BEFORE 25th July, 2013

AFTER – 6th August, 2013

Ava, Ebony, Mitchell S and Lee

Jacob, Chloe, Jessica and Darcy

Mitchell C, Paris, Connor L and Princess

Heather, Anthony, Millie and Connor F

Olivia, Jake and Yunus

Anneliese, Eden, Jack and Harry

Meg, Andrew, Riley and Sophie

Students have been recording their seed observations in their online science journal. Here are Meg’s observations…

TUESDAY 6TH AUGUST 2013

My plants are making a big changes right now.

Here are the changes I have noticed since last week.

CHANGES:

  1. From one of our broad beans there is a really big root which is about 6cm long.
  2. From the same broad bean, a big shoot is growing  from the root on the side of the seed. It is about 3cm long.
  3. The long beans aren’t changing that much, but some of them are growing really long roots.
  4. One of the broad beans has been very smart and hidden under the cotton wool.

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What changes have you observed in your seeds?

Have you ever grown seeds or plants at home? If so, what kind?

Do you know the parts of a plant? What do these parts do?

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Plants in Action

Today we launched our new inquiry topic, “Plants in Action”.

During this unit of work, students will learn about:

  • Plants and plant growth
  • The changes that occur in a germinating seed
  • How pollination occurs
  • How fruit develops.

During the term, students will increase their vocabulary and make observations about plant growth and seed germination in their individual science journals.

To begin our topic, students formed inquiry teams in class today. Each team member has a special role within their group. These roles are:

  • Manager – Collects and returns all materials the team needs.
  • Speaker – Reports back to the class during discussions.
  • Director – Makes sure that the team understands and completes each step.
  • Recorder – Records any notes and observations that will assist the team to complete their science journal.

Our focus today was bean seed germination.

Students planted broad beans and some long beans in snaplock bags. Over the coming weeks, students will observe the seeds and record any changes in their science journals.

Once the seeds were planted, students wrote a procedural text to explain the process in their science journals. You can read Millie‘s procedural text below with the photos.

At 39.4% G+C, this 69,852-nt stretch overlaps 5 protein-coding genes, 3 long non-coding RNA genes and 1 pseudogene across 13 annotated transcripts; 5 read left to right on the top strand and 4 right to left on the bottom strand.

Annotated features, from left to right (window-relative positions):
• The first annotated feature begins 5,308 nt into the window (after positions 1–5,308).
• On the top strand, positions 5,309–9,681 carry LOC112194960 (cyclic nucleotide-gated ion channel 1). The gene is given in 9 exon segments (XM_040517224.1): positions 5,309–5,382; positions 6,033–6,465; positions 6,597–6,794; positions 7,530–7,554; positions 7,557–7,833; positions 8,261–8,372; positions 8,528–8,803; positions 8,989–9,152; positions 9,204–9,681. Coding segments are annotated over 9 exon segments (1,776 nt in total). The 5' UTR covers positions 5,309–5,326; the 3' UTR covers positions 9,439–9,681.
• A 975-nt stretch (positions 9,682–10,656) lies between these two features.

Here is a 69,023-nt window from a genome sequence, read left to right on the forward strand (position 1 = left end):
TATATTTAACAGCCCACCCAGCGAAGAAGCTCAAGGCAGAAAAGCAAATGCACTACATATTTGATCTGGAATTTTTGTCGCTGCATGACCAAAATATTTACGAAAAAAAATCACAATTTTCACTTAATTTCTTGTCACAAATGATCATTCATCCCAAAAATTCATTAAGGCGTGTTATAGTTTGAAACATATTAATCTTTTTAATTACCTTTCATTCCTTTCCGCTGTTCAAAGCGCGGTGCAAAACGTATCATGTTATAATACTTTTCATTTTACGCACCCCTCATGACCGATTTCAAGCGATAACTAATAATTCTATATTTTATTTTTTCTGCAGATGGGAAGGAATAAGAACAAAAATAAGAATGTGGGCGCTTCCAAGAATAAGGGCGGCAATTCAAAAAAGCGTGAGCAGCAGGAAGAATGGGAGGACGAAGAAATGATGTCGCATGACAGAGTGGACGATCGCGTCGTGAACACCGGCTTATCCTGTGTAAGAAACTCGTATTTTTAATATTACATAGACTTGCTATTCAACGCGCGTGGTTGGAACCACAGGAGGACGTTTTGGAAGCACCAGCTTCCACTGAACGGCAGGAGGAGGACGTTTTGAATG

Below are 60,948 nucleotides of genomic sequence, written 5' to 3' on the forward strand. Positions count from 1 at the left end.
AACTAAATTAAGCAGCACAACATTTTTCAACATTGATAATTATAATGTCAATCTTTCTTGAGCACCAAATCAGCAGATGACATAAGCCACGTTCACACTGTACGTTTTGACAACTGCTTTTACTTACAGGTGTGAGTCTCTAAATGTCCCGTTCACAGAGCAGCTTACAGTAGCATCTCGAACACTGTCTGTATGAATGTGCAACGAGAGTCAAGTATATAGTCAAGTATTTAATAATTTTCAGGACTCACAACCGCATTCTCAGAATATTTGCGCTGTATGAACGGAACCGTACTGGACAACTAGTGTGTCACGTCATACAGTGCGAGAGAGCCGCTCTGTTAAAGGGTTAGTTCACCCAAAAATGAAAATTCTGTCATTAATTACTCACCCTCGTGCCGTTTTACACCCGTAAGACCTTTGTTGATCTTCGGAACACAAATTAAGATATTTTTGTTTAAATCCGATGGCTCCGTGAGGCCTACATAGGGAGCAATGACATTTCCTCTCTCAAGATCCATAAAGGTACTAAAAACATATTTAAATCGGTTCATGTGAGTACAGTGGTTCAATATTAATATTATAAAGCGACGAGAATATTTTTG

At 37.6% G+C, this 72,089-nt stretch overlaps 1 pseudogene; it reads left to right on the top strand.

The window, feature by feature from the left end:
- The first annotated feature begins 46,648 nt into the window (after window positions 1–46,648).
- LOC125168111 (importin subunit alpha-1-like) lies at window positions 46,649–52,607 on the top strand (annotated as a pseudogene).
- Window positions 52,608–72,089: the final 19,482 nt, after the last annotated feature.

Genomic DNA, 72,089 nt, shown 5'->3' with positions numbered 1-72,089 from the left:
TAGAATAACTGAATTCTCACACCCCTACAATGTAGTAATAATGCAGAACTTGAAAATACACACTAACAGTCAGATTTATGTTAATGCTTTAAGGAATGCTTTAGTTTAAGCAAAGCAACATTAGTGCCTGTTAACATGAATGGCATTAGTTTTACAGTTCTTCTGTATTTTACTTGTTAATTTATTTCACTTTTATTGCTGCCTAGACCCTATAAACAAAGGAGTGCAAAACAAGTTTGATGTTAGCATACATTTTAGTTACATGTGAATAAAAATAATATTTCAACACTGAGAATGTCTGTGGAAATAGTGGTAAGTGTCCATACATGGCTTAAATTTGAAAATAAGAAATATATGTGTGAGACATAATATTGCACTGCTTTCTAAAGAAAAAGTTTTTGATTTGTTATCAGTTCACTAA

HOW TO PLANT SEEDS IN A SNAPLOCK BAG

Equipment: snaplock bag, cotton wool, broad beans, long beans and water.

1. Grab a handful of cotton wool (enough so that your bag is half full) and put in in your bag. You may have to squish it down a bit.

2. Carefully wet the cotton wool. It cannot be drenched, so do not turn the tap on very hard. Turn it on so there is just a little trickle and the  cotton wool is just damp.

3. Take 2 – 3 broad beans and 5 long beans (you may choose to do a bit more or a bit less depending on the size of your bag) and push them gently into the cotton wool.

4. Hang your bag up on a window, where it will get sunlight. You need to leave the top of your bag open, so the beans will have air.

5. The beans don’t grow instantly, you may have to wait for a couple of weeks. You may need to water your beans during this time.

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What do you know about plants?

What do you hope to learn this term about plants?

Do you or does anyone in your family like gardening?

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Learning About Time

Last week our maths topic was time.

Our learning intentions focussed on:

  • Identifying times on analogue and digital clocks
  • Recognising times that are important to us
  • Using 12 hour and 24 hour time
  • Calculating elapsed time.

We used this interactive clock to practise telling the time.

Everyone enjoyed matching the digital and analogue times with these Stop the Clock games.

In this game, players need to match the digital clock with the time displayed.

For one task, students viewed the Geelong to Melbourne VLine train timetable on their netbooks. They had to calculate the elapsed time for distances travelled between a variety of train stations.

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What did you learn about time in class last week?

Do you have a favourite time of the day or night?

List some “time words” in your comment.